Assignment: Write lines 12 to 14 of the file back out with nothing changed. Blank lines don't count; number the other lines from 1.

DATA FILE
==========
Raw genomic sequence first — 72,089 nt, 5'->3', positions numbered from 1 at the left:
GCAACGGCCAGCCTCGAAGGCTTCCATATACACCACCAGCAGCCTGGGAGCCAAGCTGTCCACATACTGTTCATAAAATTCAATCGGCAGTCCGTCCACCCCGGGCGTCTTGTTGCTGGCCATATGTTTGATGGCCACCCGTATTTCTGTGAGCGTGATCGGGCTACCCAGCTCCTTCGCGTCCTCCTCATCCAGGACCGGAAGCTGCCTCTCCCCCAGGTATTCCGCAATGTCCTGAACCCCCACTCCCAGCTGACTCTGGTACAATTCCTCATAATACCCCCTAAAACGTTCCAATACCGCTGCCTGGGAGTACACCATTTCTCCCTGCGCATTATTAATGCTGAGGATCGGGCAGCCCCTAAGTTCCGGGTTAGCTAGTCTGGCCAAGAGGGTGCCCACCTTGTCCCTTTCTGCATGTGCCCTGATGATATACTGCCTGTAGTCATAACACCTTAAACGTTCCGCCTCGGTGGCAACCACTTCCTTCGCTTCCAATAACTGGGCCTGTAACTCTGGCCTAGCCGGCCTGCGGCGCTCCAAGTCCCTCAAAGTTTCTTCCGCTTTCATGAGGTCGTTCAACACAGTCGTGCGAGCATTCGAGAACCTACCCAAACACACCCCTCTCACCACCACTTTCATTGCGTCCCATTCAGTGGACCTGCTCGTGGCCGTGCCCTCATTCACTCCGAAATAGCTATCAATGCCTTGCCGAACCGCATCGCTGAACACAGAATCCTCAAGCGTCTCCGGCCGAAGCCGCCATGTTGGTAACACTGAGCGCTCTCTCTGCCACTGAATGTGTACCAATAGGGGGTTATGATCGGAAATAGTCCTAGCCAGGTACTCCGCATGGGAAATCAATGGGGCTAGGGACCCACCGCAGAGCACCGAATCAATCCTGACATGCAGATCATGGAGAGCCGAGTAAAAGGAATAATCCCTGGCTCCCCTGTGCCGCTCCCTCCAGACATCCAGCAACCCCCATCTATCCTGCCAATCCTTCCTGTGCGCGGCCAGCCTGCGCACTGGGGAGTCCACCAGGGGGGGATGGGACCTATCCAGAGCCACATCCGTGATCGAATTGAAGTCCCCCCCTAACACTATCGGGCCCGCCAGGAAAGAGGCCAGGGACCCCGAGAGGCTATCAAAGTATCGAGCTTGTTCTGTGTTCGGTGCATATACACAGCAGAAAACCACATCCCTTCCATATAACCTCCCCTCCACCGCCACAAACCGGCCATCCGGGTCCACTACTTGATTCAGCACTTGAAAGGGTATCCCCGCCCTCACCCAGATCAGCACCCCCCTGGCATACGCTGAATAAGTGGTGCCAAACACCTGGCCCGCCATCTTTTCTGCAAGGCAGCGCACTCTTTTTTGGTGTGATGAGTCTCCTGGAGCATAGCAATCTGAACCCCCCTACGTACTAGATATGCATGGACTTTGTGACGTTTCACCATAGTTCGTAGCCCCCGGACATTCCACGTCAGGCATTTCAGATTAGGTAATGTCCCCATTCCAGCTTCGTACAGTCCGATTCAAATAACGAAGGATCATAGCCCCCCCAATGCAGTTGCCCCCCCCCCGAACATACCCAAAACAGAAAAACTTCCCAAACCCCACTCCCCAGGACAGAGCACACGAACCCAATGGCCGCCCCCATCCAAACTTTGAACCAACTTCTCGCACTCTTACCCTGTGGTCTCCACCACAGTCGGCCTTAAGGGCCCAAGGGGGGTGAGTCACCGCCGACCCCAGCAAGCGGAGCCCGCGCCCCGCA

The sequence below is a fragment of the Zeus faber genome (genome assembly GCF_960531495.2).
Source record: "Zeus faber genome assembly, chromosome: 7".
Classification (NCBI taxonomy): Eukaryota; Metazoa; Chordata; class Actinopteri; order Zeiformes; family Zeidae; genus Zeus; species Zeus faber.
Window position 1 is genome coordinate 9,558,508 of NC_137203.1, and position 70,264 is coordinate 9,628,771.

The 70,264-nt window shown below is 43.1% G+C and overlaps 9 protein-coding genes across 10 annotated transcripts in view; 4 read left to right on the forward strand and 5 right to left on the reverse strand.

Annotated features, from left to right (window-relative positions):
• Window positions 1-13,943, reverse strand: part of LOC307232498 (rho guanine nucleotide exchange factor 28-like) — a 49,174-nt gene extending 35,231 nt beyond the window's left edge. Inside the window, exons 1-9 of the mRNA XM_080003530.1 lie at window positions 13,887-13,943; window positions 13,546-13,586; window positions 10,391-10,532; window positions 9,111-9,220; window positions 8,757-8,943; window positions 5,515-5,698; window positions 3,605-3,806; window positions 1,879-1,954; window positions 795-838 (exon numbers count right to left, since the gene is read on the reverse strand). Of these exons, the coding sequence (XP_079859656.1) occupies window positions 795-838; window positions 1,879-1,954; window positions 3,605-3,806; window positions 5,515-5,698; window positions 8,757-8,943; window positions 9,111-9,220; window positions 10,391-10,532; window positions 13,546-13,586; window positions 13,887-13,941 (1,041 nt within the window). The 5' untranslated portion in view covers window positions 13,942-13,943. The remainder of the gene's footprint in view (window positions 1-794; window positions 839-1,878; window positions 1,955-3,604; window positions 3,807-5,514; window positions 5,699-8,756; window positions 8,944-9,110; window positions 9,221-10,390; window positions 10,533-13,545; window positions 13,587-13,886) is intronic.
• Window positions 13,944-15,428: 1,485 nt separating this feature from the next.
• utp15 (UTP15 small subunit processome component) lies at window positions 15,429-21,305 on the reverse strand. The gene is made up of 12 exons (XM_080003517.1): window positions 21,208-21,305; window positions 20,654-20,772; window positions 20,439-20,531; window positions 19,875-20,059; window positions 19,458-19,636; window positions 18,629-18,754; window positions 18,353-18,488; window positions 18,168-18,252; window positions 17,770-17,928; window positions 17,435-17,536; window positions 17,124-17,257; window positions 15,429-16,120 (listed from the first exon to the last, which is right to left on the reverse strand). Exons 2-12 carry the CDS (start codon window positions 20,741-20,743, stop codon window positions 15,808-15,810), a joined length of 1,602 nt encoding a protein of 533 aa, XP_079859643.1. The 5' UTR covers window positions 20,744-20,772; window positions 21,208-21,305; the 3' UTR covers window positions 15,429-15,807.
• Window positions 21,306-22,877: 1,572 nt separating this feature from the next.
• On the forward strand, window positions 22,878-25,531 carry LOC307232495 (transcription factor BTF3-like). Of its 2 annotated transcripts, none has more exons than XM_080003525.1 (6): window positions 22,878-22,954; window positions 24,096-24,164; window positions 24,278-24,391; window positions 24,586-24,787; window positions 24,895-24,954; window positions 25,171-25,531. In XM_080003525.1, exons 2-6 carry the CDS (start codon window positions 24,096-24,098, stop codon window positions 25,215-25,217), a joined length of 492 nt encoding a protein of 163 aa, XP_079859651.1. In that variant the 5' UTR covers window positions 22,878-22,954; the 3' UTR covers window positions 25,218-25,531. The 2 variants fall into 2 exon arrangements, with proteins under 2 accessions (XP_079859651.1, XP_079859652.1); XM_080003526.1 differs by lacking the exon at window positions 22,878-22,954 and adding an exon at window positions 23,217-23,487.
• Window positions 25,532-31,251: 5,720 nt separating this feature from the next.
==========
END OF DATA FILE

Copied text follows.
• Window positions 21,306-22,877: 1,572 nt separating this feature from the next.
• On the forward strand, window positions 22,878-25,531 carry LOC307232495 (transcription factor BTF3-like). Of its 2 annotated transcripts, none has more exons than XM_080003525.1 (6): window positions 22,878-22,954; window positions 24,096-24,164; window positions 24,278-24,391; window positions 24,586-24,787; window positions 24,895-24,954; window positions 25,171-25,531. In XM_080003525.1, exons 2-6 carry the CDS (start codon window positions 24,096-24,098, stop codon window positions 25,215-25,217), a joined length of 492 nt encoding a protein of 163 aa, XP_079859651.1. In that variant the 5' UTR covers window positions 22,878-22,954; the 3' UTR covers window positions 25,218-25,531. The 2 variants fall into 2 exon arrangements, with proteins under 2 accessions (XP_079859651.1, XP_079859652.1); XM_080003526.1 differs by lacking the exon at window positions 22,878-22,954 and adding an exon at window positions 23,217-23,487.
• Window positions 25,532-31,251: 5,720 nt separating this feature from the next.